Smart Energy and the rise of the Personal Smart Grid


Like many of you, I’m thrilled to see technologies such as “smart electricity grids” finally receive such attention, in the highest halls of governments and mainstream press. As highlighted by Intel’s Sean Maloney in his closing keynote of the Cleantech Forum yesterday, technologies such as smart grids and smart buildings hold tremendous potential for enabling a lower-carbon future. But as worldwide government stimulus packages take aim at accelerating the deployment of renewable energy and related 21st-century infrastructures, society must ensure those investments are made “wisely”. The public electricity grid infrastructures we build today, and the technology standards we build upon, must serve us for decades. We have only one chance to do this (for a while at least), so we have to “get it right.”

For starters, to provide us the longest useful life before replacement, our new smart transmission, distribution, and metering infrastructures must be built upon today’s, not yesterday’s, technologies. Sounds simple, but the utility industry is regulated in many countries, and with regulation often comes a relative inability to quickly assimilate new technologies. Also, these new grid infrastructures must be “open” and “adaptable” enough to interoperate with new innovations, and support future applications and services. An example of innovation is seen in the latest smart-energy puzzle piece, essential to enabling a lower-carbon future: the smart energy consumer. Empowered by computer-based dashboards, home area networks, and social networks, consumers are taking control of their personal energy use, and collaborating with others to reduce their carbon footprints. The rise of the “Personal Smart Grid”, in which a consumer is able to monitor and control the behavior of their personal energy assets, spanning rooftop solar panels, smart appliances, and plug-in hybrid/electric vehicles, while taking advantage of the wider smart grid, is imminent if not already upon us.

To create a lower-carbon future, we need to harness, and create synergy between, all of these innovations.These are challenges that Intel is excited to play a leadership role in helping address. To that end, we have formed the Intel Open Energy Initiative.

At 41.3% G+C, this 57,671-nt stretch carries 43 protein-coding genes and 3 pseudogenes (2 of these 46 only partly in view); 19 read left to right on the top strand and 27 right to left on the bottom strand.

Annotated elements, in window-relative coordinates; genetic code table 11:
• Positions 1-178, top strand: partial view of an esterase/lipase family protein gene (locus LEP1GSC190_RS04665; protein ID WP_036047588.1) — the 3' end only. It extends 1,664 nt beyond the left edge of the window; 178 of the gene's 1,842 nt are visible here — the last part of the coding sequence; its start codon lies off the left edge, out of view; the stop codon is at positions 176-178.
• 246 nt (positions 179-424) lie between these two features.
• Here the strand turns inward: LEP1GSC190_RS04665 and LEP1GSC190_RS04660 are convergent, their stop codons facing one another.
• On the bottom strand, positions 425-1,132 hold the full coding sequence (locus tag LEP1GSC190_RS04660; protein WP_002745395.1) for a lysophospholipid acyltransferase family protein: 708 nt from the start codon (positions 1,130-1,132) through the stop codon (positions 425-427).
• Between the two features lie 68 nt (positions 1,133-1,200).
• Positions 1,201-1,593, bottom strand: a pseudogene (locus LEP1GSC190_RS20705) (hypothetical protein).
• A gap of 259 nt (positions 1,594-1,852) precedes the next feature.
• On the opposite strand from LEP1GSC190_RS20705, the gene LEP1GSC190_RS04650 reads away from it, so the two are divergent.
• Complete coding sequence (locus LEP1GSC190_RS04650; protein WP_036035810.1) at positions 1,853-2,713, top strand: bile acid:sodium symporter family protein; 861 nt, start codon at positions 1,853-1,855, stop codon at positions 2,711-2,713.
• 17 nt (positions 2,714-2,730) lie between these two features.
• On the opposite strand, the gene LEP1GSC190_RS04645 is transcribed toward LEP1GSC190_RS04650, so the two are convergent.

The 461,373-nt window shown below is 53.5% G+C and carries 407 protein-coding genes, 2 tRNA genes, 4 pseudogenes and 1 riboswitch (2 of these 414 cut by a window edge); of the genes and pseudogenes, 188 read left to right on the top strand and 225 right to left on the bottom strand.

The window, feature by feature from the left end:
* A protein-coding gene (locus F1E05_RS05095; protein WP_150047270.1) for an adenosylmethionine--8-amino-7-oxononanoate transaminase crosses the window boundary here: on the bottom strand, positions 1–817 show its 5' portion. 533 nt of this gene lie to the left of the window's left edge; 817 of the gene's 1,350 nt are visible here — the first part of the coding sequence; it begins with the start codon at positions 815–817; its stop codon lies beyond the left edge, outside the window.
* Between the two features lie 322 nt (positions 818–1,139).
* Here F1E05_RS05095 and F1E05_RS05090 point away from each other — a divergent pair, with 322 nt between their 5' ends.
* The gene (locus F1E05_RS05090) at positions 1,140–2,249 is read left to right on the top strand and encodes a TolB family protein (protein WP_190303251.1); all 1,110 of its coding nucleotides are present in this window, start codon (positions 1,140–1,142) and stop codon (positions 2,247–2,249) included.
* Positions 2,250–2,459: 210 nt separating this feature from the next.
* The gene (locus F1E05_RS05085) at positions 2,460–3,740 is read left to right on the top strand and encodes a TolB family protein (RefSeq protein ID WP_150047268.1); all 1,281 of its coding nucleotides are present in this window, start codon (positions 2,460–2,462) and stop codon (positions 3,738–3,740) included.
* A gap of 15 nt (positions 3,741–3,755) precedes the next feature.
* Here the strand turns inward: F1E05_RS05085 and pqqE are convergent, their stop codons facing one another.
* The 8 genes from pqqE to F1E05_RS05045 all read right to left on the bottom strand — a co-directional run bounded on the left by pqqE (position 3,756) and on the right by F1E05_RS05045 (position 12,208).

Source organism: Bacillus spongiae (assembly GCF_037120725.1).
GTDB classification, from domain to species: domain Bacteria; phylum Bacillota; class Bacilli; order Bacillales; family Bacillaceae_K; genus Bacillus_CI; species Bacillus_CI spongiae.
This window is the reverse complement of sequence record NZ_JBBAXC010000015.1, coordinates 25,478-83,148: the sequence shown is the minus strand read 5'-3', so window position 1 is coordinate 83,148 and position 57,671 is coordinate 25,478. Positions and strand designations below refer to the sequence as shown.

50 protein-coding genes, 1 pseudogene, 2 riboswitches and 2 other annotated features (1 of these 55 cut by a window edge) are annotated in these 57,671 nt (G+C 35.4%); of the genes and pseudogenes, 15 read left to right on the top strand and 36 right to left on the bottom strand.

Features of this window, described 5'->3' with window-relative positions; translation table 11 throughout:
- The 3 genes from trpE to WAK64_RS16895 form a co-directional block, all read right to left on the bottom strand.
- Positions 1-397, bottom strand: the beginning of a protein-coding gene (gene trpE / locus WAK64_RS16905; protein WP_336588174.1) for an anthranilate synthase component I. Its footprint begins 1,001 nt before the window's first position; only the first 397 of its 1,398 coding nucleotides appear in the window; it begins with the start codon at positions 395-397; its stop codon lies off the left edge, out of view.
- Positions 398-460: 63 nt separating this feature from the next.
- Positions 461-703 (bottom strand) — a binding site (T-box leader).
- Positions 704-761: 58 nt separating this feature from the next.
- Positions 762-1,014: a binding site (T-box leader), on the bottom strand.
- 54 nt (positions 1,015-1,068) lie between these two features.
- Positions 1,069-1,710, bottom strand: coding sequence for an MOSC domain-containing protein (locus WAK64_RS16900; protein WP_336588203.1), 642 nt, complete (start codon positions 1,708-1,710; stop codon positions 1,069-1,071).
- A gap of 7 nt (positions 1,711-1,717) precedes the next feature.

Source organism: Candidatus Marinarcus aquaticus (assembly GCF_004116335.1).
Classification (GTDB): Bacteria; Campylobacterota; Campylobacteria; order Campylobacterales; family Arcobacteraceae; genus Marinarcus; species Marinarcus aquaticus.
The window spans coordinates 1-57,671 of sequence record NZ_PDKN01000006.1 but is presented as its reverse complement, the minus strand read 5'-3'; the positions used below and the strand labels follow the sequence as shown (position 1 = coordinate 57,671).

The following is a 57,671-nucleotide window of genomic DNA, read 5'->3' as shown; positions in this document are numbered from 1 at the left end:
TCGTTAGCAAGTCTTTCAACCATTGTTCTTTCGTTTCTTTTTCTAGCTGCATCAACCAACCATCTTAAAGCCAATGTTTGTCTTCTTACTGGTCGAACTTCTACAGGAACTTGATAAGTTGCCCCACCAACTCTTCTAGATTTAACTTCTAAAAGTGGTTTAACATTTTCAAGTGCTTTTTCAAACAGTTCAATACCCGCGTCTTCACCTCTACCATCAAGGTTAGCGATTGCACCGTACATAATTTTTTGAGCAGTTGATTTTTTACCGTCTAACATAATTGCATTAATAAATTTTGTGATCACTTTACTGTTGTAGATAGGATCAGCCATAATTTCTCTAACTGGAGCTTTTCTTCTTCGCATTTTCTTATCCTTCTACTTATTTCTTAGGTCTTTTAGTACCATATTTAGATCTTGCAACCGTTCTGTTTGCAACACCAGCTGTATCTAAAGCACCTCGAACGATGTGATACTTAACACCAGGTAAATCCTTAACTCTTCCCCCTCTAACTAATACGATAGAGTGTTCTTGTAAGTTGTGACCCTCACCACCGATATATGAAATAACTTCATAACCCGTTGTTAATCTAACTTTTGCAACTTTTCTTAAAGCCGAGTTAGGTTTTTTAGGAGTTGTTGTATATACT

2 thoughts on “Smart Energy and the rise of the Personal Smart Grid

  1. John-
    I agree we are at a crossroads of opportunity to really “get this right” for the next generation of smart power generation, management and distribution. Today’s grid loses significant power during distribution, doesn’t reach the geographic areas in the U.S. that will be producing tomorrow’s clean power and doesn’t easily allow for the “open” and “adaptable” requirements you specify above. IBM has been experimenting with smart grids. Their latest “test bed” on the Danish island of Bornholm is a great test case to watch. Intel has the talent and technology to be a strong contributor in this space.

  2. John, Well said. I often see startups vying to play in these spaces, but hindered by the non-homogenous lay of the land among the power companies. (Perhaps there is an analogy to the early 80’s when the RBOCs were vying to wire high speed digital communication into homes, but until the open standard of the internet grew up as an alternative, innovation was not able to thrive in that space.) I believe open standards are key. I hope that Intel can use their influence to help promote open standards in the smart grid space, leading to accelerated innovation in energy distribution, usage, monitoring, control, etc. …Especially in my neighborhood!

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